Director: Seth Rogen, Evan Goldberg
Cast: James Franco, Jonah Hill, Seth Rogen, Jay Baruchel, Danny McBride, Craig Robinson, Michael Cera, Emma Watson
Release Date: June 12th 2013
When a group of well-known celebrities collaborate on a film, diagnosis the results can be catastrophic.
In Movie 43 (2013), we saw a dozen A-list actors embarrass themselves in a series of disparate and disgusting video segments. Likewise, in New Year’s Eve (2011), director Garry Marshall brought a great cast together (Robert De Niro, Hilary Swank and Halle Berry, to name a few) with horrendous results.
The new comedy This is the End is different. Unlike the others, this one recognizes the silliness of celebrity and embraces the idea of its all-star crew mocking themselves for a few good laughs.
The story is a slim one. Jay Baruchel is visiting Los Angeles for a weekend with his buddy Seth Rogen (they, along with most of the cast, play themselves). The two spend their time using drugs and then Rogen decides drags his friend to James Franco’s house for a massive party. Baruchel, an ordinary guy who just wants to spend time with Rogen, dislikes most celebrities but reluctantly agrees. Unfortunately for them, Franco’s party also marks the beginning of the end of the world.
What are the odds?
The cast (which also includes Michael Cera, Craig T. Robinson and Emma Watson) often play extreme versions of their “celebrity personalities.” In real life, Franco is known for his embrace of art (whatever that might be) and evaluating it with a liberal mindset. In the film, he therefore sees art everywhere and is shocked when others feel differently. When Baruchel, for instance, admits that he doesn’t like art, it looks like a part of Franco’s soul has died. How can anyone not like art!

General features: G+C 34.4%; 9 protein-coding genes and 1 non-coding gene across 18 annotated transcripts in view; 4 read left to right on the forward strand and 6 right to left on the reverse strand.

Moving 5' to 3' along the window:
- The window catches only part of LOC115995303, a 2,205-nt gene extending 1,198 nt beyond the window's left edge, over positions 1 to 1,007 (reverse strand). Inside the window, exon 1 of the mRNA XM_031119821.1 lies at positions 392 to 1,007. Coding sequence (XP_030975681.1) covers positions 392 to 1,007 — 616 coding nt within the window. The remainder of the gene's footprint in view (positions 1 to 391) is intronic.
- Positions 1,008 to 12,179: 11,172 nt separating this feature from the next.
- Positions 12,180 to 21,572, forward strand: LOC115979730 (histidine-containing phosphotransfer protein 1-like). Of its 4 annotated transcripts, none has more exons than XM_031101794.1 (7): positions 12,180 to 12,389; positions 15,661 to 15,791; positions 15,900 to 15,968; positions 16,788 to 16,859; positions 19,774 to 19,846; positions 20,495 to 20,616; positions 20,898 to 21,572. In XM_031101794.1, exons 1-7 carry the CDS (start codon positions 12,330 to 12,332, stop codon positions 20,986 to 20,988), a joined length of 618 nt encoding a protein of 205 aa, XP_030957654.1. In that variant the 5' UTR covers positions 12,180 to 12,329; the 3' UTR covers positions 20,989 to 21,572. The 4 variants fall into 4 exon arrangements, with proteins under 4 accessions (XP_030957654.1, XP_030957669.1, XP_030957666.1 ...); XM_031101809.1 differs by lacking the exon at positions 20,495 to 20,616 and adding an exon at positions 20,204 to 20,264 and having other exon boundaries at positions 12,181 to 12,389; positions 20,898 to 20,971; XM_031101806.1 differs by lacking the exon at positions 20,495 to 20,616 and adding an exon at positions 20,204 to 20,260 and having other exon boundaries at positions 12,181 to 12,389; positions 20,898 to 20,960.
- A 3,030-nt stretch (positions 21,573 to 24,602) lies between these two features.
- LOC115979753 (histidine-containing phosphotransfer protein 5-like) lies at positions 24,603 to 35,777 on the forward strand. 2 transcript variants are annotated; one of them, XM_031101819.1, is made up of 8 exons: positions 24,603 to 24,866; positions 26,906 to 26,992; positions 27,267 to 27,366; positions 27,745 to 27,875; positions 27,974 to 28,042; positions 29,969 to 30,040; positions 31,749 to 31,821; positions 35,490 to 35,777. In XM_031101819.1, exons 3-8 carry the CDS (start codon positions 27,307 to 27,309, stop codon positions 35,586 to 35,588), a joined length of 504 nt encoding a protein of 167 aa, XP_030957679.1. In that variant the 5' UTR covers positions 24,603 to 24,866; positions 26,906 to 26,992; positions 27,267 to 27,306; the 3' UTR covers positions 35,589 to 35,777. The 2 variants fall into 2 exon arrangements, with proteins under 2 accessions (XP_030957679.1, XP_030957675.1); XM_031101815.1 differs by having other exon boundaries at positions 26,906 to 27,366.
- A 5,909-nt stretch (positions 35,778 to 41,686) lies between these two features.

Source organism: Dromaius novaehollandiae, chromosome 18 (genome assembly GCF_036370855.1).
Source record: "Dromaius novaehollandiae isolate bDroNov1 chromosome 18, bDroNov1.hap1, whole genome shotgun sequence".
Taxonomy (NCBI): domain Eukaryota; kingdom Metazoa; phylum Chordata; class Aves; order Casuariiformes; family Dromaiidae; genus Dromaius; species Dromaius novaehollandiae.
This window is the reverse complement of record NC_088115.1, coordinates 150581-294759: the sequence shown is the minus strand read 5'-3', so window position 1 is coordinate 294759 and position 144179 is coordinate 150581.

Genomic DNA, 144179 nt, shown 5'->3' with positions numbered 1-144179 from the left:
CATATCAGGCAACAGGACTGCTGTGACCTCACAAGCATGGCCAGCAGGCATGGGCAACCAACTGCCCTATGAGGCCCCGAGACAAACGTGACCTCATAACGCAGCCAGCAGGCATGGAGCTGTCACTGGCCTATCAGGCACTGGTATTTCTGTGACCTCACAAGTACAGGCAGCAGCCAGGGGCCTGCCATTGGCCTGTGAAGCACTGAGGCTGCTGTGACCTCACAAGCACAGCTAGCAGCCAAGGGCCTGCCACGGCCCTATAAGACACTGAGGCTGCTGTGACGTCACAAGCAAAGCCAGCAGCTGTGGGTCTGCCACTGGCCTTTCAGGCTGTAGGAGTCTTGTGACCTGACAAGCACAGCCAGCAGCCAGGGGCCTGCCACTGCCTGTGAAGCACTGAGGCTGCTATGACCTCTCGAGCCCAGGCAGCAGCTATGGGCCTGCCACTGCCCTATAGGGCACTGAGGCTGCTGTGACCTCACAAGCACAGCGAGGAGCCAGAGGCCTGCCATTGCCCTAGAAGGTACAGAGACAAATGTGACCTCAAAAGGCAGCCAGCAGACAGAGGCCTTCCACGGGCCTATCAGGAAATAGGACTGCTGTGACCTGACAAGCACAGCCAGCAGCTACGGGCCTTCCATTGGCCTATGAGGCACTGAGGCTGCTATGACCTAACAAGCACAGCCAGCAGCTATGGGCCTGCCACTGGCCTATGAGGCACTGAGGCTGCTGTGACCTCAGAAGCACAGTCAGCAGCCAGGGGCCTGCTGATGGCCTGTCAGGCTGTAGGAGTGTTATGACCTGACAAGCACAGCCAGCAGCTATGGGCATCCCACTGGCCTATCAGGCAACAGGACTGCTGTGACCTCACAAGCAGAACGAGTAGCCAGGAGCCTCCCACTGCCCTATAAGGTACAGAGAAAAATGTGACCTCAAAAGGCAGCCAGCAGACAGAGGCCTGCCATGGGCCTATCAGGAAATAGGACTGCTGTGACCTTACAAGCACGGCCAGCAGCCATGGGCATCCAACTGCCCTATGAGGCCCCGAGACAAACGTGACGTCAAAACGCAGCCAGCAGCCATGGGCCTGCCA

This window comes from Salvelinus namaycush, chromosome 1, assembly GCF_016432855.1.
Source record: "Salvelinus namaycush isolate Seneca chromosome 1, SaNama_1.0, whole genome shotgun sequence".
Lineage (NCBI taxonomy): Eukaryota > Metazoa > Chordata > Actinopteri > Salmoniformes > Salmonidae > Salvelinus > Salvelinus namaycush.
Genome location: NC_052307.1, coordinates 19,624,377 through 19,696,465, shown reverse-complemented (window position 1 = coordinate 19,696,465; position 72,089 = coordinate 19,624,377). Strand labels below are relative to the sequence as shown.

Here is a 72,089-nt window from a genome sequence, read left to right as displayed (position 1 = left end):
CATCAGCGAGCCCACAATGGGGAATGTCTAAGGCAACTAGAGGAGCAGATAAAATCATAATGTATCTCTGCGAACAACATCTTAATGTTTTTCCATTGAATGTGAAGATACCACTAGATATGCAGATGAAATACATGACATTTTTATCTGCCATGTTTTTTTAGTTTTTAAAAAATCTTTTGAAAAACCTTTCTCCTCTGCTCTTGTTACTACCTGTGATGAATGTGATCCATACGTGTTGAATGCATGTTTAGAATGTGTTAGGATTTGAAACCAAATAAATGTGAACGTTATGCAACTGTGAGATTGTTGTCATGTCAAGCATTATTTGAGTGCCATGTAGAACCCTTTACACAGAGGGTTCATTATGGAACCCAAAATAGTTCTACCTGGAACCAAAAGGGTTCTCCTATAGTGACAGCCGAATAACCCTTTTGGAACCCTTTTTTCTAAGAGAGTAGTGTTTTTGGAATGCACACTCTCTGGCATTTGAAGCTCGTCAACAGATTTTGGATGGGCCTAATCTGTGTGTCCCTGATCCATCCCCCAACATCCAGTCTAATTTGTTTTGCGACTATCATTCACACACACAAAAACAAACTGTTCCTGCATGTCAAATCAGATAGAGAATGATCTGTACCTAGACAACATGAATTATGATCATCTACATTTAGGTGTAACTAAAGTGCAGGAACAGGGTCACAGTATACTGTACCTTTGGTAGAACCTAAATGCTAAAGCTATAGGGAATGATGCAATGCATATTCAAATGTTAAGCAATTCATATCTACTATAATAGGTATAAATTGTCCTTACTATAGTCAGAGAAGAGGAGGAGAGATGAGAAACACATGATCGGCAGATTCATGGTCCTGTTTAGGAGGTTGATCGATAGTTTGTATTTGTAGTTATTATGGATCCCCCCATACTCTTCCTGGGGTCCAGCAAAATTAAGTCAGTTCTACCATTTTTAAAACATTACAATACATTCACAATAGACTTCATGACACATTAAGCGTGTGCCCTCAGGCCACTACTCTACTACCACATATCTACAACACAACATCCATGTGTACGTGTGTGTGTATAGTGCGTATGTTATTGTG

But as the apocalypse takes center stage, the celebrities lose their cool and turn on each other. As celebrities start dying (and yes, some of them die rather quickly), the comedy gets even more creative. With nods to a lot of their former films, these actors prove adept at mocking their own cinematic shortcomings.
Unlike some older celebrities (who no doubt would steer miles away from this project), these professionals prove that they warmly accept the silliness of their profession. And when the going gets rough, they all realize that they are no different than anyone else.
“We pretend to be hard, man” in front of the camera, Robinson admits when he becomes scared senseless by the world collapsing around them.
Rogen and collaborator Evan Goldberg wrote and directed the movie, and the sense of excitement that they likely had for it is present in nearly every scene. This whole idea had the potential of being a disastrous concept. Celebrities mocking themselves and some of their films (Rogen even snuck in a few Green Hornet jokes) sounds like it could be an utter disaster.
Instead this hilarious film manages to stay afloat, even when it offers up a more serious subplot about moral redemption in its latter half. And of course, a few celebrities surprise in great cameos along the way.
Those turned off by crude humor should steer clear but for those looking for a few grand laughs, This is the End is a great place to find them.
Review by: John Hanlon